# Positive Convexity vs Negative Convexity

Two callable bonds A (7% coupon rate) and B (13% coupon rate) from the same issuer with the same maturity. Suppose the yield curve for this issuer is flat @8%. Based on the following info, tell which one is the lower coupon bond and which one is the higher coupon bond? Why? If interest rate increase 50 bps, estimated percentage price change for A is -5%; for B is -8%. If interest rate decrease 50 bps, estimated percentage price change for A is +2%; for B is +11%. Does high/low coupon bond here mean high/low yield bond? I thought the yield is constant in this case. No??? Thx to share your thoughts.

“Two callable bonds A (7% coupon rate) and B (13% coupon rate) …tell which one is the lower coupon bond and which one is the higher coupon bond” Let’s see… A is the lower coupon bond because you just told me. Something is messed with the question.

Probably it is the current yield they are looking for.

This is exactly one of the practice problems shown at Vol. 5 p. 512 No. 8. You can check it yourself. I did not reword the question. I feel it purposely to confuse me with the description. High coupon rate bond = high coupon bond??? The answer is: Bond A is the higher coupon bond. Why? Because it exhibits negative convexity. A high coupn bond will exhibit negative convexity. Honestly, I’m still not very clear about the above explanation. I know negative convexitty is an important feature of callable bonds. It’s when rates shock a large bp, price gain < price loss. A callable bond exhibits this feature when yield is at low level (compared with its coupon rate). But how to decide btwn two callables which one is high coupon bond?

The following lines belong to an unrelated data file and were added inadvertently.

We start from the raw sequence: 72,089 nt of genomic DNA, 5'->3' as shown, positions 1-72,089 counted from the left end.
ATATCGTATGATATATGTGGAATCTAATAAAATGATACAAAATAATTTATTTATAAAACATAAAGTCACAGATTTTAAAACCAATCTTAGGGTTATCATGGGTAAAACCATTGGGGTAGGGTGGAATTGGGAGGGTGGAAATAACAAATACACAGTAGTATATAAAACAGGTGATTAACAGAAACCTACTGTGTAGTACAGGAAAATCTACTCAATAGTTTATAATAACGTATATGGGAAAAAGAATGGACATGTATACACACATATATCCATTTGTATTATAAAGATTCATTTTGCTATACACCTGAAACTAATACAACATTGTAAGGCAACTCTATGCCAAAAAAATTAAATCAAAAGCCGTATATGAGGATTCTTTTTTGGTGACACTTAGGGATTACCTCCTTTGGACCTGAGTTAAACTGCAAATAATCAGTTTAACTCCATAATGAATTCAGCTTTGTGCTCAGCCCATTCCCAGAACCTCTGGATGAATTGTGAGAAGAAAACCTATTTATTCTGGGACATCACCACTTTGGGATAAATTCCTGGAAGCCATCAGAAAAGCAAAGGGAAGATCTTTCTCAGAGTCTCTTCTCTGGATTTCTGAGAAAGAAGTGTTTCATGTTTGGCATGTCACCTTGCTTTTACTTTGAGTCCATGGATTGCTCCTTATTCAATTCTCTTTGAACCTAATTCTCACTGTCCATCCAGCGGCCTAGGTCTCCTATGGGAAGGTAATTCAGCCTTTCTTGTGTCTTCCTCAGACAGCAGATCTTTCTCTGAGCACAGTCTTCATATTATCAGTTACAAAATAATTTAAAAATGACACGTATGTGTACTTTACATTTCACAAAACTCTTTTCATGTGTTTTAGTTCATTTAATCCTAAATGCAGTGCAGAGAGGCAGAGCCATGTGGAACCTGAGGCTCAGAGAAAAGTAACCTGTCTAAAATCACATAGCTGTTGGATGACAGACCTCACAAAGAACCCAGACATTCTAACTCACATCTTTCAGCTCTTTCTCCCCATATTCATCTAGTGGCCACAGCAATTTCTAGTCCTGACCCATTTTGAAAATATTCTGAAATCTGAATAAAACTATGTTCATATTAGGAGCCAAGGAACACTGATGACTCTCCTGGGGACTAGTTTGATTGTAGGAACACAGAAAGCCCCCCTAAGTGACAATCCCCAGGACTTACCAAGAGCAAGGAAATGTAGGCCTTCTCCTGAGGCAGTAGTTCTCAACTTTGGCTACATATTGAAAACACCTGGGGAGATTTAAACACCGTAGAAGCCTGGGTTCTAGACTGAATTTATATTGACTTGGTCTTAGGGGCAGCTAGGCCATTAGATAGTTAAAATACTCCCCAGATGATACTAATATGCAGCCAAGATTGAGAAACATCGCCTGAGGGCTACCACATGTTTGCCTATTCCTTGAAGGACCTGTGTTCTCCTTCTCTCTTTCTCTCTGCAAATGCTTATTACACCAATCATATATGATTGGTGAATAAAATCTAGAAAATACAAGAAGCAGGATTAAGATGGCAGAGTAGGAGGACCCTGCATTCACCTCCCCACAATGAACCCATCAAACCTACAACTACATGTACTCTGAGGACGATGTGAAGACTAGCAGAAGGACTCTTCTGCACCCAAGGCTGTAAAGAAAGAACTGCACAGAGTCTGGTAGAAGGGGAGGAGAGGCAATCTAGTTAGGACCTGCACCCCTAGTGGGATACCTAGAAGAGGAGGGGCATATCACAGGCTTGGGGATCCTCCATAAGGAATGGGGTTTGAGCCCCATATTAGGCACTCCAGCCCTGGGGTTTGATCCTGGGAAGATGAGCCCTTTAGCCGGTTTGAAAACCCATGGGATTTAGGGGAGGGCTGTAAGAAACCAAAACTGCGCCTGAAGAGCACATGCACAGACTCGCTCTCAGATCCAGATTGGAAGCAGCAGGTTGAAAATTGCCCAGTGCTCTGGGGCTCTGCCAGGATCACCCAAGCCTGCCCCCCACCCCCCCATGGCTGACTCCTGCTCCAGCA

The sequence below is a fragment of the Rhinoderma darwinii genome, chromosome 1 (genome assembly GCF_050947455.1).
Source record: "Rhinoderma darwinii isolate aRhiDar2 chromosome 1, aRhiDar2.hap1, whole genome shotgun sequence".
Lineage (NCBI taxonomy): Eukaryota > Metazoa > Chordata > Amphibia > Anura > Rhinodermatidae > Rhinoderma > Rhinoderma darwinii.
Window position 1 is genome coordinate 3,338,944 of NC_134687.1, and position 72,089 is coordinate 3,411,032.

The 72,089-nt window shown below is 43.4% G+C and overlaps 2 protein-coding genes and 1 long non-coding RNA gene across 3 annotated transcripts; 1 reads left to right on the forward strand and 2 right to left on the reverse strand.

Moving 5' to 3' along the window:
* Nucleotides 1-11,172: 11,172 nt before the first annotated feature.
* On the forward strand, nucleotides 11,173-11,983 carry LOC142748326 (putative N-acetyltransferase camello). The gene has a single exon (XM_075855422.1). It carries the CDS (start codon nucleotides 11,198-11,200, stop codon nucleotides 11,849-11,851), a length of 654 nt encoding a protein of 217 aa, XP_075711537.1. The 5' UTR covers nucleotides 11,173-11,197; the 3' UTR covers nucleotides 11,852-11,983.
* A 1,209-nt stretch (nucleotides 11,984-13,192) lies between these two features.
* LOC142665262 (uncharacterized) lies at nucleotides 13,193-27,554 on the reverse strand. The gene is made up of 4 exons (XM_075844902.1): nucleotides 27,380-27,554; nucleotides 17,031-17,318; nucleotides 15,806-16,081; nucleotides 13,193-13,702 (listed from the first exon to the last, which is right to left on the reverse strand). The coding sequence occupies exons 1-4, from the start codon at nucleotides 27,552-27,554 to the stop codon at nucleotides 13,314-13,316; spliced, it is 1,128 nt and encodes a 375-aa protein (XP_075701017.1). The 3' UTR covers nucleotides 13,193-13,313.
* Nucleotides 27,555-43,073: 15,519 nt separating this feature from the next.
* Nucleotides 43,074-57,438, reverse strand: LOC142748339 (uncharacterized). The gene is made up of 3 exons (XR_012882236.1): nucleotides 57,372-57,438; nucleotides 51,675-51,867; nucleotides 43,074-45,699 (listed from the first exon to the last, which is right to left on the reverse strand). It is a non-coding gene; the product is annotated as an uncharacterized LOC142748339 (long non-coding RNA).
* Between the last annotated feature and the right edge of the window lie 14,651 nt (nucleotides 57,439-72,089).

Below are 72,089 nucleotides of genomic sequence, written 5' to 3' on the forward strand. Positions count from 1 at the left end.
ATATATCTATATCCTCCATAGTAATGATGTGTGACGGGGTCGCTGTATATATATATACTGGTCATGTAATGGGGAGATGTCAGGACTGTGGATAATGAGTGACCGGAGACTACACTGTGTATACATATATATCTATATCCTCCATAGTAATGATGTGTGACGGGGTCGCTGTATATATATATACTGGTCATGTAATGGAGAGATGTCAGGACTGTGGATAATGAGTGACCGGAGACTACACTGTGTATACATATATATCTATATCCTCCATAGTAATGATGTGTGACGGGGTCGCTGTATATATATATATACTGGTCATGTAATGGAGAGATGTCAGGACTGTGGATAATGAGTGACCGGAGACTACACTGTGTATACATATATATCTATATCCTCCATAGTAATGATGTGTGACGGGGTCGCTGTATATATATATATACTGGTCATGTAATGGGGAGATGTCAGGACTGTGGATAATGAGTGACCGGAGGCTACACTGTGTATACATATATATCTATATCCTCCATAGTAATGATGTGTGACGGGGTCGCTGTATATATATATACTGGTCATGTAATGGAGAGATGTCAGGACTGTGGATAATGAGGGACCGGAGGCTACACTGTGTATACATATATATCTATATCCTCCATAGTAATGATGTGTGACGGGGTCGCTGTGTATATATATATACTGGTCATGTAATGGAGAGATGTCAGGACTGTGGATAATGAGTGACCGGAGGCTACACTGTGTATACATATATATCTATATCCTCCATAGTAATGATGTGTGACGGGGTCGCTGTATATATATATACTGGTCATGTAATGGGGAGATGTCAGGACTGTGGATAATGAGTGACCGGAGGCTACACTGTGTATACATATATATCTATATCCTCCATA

hyang, in your original wording of the question, you misrepresented it. In the CFAI text, on page 512, it says (last paragraph in question 8), “You are told that both bonds have about the same maturity and the coupon rate of one bond is 7% and the other 13%.” So you need to figure out which coupon rate belongs to which bond.

Really, this problem is messed from the start. Before you look at convexity, you need to look at duration. Bond B surely has a higher duration than Bond A simply because its price changes are much greater for the same interest rate moves. Since they have the same maturity, that means Bond A has a higher coupon rate than Bond B or it’s insensitive to interest rates because it’s going to be called with really high probability (the latter here is neg. convexity sort-of). All things equal, bonds with higher coupons are more likely to be called than bonds with lower coupons.

forumreader Wrote: ------------------------------------------------------- > hyang, in your original wording of the question, > you misrepresented it. In the CFAI text, on page > 512, it says (last paragraph in question 8), “You > are told that both bonds have about the same > maturity and the coupon rate of one bond is 7% and > the other 13%.” So you need to figure out which > coupon rate belongs to which bond. That helps explain things a lot…

I see… Thx to clarify. All else equal, bond B has higher duration than bond A. So should bond B more volatile and risky than bond A?

Absolutely - “duration” and “interest rate risk” are not exactly synonymous in fixed income but really close.